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Behind the Curtain: Making Opera ‘Not a Dirty Word’

Arts education has innumerable positive benefits for children: It increases their critical thinking skills, tolerance of other peoples and cultures, and understanding of their own cultural history. Over the past decade, however, arts education programs in public schools have suffered due to a constant whittling away of their budget. The threat grows more dire as our new national administration has set its sights on both dismantling public education and defunding National Endowment for the Arts. The arts are in serious danger.

Kim Carballo, founder and director of ROK. | Photo by Synthia Steiman

Kim Carballo, founder and director of ROK. | Photo by Synthia Steiman

Thankfully, Bloomington has an active community of artists who dedicate much of their time to arts education outreach. Reimagining Opera for Kids (ROK) is a shining example. Nine years ago, Kim Carballo started ROK to combat the defunding of arts education in public schools, as well as to provide performance opportunities for her students. In her career as an opera coach for Indiana University’s Opera and Ballet Theater, Carballo noticed “there was a big gap between what [the singers] were doing in the practice room and what they were being asked to do on the mainstage.” The two needs seemed to fit “hand in glove,” she says. So ROK was born.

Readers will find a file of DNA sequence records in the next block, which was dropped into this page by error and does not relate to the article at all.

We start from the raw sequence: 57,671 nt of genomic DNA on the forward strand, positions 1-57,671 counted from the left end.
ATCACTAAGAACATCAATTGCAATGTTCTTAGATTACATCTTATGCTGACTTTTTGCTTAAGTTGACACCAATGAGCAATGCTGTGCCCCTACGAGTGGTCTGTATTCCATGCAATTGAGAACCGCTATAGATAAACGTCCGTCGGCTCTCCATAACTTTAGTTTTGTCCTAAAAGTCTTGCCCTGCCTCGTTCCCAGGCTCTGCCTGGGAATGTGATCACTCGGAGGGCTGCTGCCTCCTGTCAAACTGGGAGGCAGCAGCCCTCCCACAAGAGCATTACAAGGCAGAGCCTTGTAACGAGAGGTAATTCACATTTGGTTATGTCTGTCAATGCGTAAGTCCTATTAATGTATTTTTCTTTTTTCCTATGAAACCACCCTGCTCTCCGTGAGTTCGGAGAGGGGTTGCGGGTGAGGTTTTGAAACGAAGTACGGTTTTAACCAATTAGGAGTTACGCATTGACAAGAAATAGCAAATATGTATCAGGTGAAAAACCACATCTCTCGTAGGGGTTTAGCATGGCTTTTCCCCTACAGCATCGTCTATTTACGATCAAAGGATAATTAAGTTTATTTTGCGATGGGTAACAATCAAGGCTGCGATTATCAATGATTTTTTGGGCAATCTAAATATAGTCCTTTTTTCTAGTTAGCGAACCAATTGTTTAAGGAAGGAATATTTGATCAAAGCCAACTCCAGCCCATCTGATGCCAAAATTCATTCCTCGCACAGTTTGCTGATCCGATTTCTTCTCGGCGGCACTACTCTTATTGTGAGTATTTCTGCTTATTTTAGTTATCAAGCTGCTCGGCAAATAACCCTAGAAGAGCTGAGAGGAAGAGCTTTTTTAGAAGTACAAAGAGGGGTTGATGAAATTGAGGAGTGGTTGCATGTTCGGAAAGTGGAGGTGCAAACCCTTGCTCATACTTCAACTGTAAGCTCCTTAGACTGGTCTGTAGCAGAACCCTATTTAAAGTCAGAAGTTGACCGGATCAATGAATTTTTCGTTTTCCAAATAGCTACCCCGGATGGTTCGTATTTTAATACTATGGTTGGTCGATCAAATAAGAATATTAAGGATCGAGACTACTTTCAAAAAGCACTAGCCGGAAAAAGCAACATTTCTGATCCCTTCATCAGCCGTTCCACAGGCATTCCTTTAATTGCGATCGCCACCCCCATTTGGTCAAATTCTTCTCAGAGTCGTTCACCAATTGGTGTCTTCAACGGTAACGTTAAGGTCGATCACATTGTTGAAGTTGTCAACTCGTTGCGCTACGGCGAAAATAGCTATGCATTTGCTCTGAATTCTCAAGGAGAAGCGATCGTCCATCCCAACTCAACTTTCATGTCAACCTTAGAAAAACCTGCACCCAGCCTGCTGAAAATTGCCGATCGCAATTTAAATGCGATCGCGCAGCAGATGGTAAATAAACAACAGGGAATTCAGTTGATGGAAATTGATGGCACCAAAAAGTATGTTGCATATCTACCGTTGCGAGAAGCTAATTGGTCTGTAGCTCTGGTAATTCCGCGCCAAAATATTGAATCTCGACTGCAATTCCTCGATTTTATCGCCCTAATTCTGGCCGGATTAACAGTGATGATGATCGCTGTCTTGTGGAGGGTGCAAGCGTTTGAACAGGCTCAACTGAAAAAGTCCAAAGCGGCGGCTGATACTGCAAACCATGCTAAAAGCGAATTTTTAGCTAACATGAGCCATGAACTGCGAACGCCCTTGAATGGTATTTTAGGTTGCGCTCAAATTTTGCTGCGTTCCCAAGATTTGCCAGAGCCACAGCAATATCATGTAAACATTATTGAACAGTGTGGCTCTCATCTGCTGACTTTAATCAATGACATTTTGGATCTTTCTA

Opera has a definite stereotype — it can seem stodgy and foreign. According to Carballo, ROK’s goal from the beginning has been to “make opera not a dirty word.” Through relating opera techniques and classics to works the kids already know, ROK shows children how opera is more like Annie or Hamilton, for example, than they might first imagine. Once the children see the familiar, they are more open to the unique aspects of opera.

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For the 2016-17 season, ROK has made opera more accessible by emphasizing audience interaction. The season consists of two pieces whose plot and characters are dictated by viewers. For middle school-age groups, ROK performs Ben Taylor’s Working Title, a completely improvised opera. During the performance, the children ring a bell to change the characters or the events on stage. The actors could end up being an alligator, a zombie, a Hawaiian monarch, or even a combination of all three. While improvisation is extremely difficult, it gives the children agency over the story they are seeing — teaching them that not only can they enjoy opera, but they can create operatic narratives as well.

Kim Carballo (left) and Miles Edwards (second from left) teach children about the cello. | Courtesy photo

Kim Carballo (left) and Miles Edwards (second from left) teach children about the cello. | Courtesy photo

To a lesser extent, ROK’s performances of Rufus and Rita, by local composer Lauren Bernofsky, give elementary school children the ability to create their own opera. The story focuses on a young girl, Rita, and her dog, Rufus. Doing what dogs do best, Rufus scrounges up something that smells interesting to eat. Rufus and Rita offers a choice of two narratives. The children in the audience play an integral part in the creative process by getting to decide if Rufus finds a yummy dog biscuit or a moldy sandwich. Their choice determines the story to follow.